Another characteristic of Zebrawood is its dimensional stability. It is less prone to shrinkage and expansion due to changes in temperature and humidity, which is great for applications where stability is important, such as in boatbuilding.

This wood is considered to be wood insect resistant. Some species of zebrawood, such as Microberlinia brazzavillensis, have been found to have a natural resistance to decay and insect infestation.

This can make it a good choice for outdoor furniture or other applications where exposure to the elements is a concern.

Zebrawood is also known for its workability. While it can be difficult to cut due to its hardness, it can be sanded and polished to a smooth finish. It also has good gluing and finishing properties, making it a versatile wood to work with.

zebra wood grain pattern

Lastly, Zebrawood is famous for its unique coloring and zebra-like grain pattern. 

These striking and eponymous features make it a popular choice for decorative purposes, which can add a touch of visual interest to any space, whether be it for flooring, furniture, or decorative items such as picture frames or musical instruments.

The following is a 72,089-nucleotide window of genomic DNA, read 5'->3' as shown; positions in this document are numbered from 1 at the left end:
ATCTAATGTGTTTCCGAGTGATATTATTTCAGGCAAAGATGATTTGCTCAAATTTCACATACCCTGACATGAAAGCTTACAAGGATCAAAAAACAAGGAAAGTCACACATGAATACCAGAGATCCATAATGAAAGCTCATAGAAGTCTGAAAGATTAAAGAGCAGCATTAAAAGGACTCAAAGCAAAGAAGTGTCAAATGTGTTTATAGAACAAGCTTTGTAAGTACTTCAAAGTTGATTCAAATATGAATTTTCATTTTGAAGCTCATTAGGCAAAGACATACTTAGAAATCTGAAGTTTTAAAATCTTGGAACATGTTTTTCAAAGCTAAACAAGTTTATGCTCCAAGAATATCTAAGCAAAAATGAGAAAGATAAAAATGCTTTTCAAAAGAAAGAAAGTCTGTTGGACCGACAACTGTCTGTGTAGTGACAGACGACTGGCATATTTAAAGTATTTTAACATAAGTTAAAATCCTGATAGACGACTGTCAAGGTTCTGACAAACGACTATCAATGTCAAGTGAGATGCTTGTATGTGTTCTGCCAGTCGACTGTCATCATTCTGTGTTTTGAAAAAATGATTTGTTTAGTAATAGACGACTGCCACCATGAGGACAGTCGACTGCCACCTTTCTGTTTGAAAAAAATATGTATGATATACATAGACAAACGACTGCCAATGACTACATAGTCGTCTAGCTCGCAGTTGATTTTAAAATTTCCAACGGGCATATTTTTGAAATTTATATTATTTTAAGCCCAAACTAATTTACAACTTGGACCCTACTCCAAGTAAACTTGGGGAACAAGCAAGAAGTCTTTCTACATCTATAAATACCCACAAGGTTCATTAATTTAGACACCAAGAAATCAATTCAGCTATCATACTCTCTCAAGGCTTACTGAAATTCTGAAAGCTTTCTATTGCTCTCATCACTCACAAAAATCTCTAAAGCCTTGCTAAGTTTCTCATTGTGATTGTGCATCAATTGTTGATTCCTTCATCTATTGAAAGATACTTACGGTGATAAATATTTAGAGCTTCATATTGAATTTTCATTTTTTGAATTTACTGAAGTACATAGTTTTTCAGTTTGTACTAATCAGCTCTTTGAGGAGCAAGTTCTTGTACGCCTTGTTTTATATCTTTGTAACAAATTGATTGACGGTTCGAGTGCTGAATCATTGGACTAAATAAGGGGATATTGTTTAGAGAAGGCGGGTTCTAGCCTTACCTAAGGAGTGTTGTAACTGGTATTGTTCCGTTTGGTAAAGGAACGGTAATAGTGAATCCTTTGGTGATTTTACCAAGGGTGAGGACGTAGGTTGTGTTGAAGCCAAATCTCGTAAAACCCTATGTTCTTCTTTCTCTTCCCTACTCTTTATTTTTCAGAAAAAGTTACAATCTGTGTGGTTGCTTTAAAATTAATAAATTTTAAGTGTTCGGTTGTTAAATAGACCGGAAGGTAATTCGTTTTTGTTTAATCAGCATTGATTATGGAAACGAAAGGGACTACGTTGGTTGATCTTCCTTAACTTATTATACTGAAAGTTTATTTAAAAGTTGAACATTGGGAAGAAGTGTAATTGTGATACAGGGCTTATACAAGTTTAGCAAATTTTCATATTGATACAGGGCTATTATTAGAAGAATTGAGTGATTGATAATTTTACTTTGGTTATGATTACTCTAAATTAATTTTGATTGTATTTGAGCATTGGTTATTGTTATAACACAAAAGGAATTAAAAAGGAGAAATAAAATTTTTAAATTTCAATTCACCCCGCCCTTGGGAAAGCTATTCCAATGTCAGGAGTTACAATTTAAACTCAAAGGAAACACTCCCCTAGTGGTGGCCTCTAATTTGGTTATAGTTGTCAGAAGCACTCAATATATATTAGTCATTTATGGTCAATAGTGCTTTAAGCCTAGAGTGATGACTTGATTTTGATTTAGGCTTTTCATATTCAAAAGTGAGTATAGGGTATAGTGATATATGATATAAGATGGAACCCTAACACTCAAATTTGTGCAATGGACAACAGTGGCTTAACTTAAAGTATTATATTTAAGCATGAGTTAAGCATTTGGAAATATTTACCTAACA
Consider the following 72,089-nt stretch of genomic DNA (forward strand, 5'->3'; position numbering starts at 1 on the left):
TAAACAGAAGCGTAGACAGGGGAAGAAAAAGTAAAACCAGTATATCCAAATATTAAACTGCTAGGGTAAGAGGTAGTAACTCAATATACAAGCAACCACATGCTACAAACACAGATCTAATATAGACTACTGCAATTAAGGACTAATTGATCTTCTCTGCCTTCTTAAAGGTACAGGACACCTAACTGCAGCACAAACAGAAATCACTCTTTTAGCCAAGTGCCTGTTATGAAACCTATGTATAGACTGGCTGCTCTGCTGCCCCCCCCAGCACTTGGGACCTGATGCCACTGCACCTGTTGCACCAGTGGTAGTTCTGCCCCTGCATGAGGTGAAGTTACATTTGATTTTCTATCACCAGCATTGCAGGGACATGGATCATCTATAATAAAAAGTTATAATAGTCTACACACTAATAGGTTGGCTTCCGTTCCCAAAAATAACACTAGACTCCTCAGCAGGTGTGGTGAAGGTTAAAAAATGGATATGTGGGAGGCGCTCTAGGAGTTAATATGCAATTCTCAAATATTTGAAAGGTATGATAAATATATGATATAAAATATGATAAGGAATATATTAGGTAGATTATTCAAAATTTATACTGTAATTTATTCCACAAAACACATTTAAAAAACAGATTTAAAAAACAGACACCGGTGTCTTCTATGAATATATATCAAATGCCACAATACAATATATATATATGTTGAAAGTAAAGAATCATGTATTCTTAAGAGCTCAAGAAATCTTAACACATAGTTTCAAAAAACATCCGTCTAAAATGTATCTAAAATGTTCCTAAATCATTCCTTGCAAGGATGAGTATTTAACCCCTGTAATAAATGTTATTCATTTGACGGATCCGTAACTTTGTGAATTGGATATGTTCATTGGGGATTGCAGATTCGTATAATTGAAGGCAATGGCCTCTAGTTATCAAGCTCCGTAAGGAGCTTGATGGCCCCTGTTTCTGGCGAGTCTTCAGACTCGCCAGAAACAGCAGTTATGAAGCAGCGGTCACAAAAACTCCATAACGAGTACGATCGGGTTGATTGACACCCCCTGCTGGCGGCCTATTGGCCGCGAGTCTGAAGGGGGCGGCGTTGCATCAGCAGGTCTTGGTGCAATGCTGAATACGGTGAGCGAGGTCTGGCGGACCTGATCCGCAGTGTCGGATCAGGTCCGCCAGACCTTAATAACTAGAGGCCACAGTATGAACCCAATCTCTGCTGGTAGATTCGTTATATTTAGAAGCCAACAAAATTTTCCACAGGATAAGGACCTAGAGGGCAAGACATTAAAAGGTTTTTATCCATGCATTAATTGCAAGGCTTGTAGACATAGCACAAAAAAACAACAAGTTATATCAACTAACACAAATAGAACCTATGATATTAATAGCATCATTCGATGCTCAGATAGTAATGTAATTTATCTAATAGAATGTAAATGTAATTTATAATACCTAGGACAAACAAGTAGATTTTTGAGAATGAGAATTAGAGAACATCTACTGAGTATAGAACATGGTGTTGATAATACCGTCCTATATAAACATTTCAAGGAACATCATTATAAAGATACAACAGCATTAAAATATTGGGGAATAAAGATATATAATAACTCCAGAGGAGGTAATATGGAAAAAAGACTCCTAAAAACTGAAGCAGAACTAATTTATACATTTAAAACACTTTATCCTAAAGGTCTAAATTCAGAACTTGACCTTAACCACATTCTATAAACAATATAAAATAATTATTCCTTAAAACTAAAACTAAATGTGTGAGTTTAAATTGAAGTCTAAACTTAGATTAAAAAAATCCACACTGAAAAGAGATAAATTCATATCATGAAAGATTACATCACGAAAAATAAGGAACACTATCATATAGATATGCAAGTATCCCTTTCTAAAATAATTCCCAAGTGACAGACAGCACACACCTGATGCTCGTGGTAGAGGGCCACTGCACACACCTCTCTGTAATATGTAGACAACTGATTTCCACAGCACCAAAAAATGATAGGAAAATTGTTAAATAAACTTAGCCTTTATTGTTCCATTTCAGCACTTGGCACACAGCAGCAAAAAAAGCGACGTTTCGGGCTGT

Here are a few additional details about Zebrawood:

Benefits and Drawbacks of Zebrawood

cutting zebra wood



Best Uses for Zebrawood

Due to its versatility, the uses of Zebrawood are not limited for indoors but also for outdoor projects. Below are considered the best uses for Zebrawood:

Strength of Zebrawood

Zebrawood has a good strength-to-weight ratio, making it a strong and durable wood. The wood’s strength, coupled with its dimensional stability and resistance to decay and insects, make it a popular choice for a variety of applications.

Here are the additional details when it comes to its compressive and bending strength:

preparing zebra wood

Is Zebrawood a Pricey Lumber?

Zebrawood is considered pricey lumber because of its rarity and unique appearance. The wood is sourced primarily from West Africa, and its distinctive striped pattern makes it a popular choice for high-end woodworking projects.

The price of Zebrawood can vary depending on factors such as the size and quality of the lumber, as well as the location and availability of the wood In general, it’s premium hardwood and can be more expensive than many other types of wood.

Is it Good For Making Cutting Boards?